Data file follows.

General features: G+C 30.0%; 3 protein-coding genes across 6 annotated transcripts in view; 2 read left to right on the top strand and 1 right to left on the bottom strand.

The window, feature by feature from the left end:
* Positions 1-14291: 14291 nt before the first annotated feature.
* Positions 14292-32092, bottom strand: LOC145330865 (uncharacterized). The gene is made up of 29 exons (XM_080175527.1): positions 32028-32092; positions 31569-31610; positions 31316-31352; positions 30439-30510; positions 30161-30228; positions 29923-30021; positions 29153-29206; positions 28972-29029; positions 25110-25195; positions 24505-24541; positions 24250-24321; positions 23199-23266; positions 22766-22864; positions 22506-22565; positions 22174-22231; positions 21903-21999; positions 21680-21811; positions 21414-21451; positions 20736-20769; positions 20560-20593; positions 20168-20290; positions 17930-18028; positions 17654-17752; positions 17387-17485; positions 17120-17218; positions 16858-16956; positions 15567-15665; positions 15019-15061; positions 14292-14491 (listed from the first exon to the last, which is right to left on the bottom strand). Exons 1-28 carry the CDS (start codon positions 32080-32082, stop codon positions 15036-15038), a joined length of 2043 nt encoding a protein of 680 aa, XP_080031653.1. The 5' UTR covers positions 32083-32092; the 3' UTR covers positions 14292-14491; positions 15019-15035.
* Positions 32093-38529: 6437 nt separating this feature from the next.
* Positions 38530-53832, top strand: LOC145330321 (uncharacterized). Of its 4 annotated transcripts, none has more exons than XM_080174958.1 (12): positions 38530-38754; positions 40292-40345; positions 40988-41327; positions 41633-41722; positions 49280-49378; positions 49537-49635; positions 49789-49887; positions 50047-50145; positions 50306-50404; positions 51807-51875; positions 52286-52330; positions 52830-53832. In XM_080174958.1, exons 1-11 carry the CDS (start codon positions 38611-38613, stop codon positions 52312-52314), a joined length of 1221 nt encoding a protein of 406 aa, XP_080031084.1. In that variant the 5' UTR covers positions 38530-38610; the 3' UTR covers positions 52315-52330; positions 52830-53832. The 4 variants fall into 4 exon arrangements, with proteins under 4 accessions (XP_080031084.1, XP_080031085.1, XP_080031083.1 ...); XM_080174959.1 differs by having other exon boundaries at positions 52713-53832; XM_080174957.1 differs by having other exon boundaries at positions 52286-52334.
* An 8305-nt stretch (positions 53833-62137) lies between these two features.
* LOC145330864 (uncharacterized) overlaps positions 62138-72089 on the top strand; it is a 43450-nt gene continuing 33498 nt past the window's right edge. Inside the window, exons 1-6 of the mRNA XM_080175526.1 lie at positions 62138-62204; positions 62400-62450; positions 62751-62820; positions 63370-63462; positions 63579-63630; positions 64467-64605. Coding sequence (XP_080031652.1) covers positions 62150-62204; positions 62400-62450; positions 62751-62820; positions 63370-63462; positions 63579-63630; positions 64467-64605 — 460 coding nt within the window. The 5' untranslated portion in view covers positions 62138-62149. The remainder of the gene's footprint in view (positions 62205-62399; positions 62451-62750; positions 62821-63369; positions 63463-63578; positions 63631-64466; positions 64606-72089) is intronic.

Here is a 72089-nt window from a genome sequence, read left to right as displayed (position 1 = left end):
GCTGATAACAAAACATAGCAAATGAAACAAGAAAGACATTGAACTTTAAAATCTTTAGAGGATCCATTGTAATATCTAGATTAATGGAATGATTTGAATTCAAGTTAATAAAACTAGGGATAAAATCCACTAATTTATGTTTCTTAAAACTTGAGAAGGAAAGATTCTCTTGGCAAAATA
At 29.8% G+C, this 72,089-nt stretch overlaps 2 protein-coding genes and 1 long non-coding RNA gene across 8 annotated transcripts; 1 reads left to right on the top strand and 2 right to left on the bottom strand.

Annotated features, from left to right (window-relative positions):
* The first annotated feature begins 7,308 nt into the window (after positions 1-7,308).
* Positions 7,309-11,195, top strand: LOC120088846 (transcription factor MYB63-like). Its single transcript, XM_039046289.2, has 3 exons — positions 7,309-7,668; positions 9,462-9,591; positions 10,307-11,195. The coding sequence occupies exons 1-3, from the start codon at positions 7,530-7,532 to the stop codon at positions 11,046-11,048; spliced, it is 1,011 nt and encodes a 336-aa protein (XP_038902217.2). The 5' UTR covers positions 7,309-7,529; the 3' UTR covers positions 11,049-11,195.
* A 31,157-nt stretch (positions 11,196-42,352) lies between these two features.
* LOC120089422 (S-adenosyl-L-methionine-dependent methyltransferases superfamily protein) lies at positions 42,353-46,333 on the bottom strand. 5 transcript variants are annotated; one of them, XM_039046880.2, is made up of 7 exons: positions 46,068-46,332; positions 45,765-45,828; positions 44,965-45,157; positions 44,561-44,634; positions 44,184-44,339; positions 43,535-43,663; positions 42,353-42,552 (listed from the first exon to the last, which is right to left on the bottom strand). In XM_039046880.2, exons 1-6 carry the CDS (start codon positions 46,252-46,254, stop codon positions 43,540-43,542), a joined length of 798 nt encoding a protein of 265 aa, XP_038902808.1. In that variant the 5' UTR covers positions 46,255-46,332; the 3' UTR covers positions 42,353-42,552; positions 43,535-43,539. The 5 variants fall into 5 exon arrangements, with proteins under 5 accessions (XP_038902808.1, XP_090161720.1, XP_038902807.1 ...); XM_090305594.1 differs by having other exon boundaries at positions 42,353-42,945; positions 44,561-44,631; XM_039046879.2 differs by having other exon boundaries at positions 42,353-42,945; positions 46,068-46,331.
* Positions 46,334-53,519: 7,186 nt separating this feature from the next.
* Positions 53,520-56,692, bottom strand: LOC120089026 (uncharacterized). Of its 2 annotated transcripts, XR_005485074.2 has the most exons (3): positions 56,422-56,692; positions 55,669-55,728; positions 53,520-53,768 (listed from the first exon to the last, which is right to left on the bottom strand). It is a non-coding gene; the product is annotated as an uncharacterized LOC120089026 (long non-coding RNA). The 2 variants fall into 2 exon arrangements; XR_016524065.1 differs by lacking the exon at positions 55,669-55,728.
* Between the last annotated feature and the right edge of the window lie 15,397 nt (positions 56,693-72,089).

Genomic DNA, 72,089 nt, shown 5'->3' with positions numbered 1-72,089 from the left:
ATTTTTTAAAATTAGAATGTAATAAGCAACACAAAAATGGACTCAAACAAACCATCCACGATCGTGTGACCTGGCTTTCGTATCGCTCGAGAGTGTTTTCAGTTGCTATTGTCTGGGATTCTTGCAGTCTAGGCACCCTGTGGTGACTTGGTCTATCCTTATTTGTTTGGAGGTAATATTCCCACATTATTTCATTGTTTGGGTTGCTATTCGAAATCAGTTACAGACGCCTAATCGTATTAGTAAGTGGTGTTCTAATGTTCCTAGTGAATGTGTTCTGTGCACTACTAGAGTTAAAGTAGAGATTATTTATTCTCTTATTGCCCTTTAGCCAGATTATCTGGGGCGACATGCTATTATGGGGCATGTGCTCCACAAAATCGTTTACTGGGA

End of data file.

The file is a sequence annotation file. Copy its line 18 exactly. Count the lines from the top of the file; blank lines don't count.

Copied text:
* Positions 53,520-56,692, bottom strand: LOC120089026 (uncharacterized). Of its 2 annotated transcripts, XR_005485074.2 has the most exons (3): positions 56,422-56,692; positions 55,669-55,728; positions 53,520-53,768 (listed from the first exon to the last, which is right to left on the bottom strand). It is a non-coding gene; the product is annotated as an uncharacterized LOC120089026 (long non-coding RNA). The 2 variants fall into 2 exon arrangements; XR_016524065.1 differs by lacking the exon at positions 55,669-55,728.